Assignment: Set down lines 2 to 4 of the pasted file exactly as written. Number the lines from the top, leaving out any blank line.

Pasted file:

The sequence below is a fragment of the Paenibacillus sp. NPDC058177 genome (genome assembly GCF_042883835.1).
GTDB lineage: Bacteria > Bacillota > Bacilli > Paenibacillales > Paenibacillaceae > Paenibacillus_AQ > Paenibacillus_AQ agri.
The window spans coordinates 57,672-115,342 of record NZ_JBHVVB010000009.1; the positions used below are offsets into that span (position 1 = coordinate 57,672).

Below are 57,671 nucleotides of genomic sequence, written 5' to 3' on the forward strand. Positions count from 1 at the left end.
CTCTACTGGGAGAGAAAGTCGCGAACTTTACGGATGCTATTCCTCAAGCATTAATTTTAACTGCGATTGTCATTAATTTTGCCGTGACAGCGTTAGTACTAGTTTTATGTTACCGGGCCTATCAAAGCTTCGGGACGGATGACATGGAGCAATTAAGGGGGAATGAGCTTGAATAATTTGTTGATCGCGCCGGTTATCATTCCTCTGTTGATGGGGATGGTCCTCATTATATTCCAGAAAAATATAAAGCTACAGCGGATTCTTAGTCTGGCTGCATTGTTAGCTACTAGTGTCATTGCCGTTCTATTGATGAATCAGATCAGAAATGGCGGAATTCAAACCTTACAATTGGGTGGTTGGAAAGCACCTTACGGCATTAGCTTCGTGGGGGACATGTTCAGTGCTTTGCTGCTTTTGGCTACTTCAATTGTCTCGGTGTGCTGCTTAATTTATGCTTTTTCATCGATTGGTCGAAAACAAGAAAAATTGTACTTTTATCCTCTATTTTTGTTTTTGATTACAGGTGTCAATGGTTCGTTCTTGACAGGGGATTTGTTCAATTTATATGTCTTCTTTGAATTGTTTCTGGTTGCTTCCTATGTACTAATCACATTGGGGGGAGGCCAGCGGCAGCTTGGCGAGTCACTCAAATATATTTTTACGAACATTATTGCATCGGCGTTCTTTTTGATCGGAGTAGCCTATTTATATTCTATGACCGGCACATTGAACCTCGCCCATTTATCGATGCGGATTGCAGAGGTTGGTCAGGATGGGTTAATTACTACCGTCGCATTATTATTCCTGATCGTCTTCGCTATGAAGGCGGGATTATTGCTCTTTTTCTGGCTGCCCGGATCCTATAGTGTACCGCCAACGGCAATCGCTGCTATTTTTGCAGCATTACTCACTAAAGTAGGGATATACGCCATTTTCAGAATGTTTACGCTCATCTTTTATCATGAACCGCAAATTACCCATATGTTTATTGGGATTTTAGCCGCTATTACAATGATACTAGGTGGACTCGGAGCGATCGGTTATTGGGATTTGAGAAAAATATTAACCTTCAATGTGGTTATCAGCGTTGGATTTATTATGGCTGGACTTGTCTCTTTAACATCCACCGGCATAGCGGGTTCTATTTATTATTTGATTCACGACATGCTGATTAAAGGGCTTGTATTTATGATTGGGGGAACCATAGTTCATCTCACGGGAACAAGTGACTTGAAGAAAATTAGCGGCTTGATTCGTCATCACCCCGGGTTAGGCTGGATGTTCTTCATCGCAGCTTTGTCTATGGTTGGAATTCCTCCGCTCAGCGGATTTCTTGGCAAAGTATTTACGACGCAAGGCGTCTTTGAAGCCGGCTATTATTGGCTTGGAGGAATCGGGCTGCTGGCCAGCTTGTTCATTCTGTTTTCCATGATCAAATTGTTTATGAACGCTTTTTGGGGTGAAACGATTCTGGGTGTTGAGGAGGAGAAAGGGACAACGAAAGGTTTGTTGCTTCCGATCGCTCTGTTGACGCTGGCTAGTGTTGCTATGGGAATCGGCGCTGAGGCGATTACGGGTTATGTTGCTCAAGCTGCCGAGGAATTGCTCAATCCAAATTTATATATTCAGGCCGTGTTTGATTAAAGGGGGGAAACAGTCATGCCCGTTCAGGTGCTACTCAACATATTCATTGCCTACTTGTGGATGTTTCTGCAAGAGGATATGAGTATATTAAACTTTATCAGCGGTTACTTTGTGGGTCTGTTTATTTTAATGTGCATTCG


GTDB lineage: Bacteria > Bacillota > Bacilli > Paenibacillales > Paenibacillaceae > Paenibacillus_AQ > Paenibacillus_AQ agri.
The window spans coordinates 57,672-115,342 of record NZ_JBHVVB010000009.1; the positions used below are offsets into that span (position 1 = coordinate 57,672).

Below are 57,671 nucleotides of genomic sequence, written 5' to 3' on the forward strand. Positions count from 1 at the left end.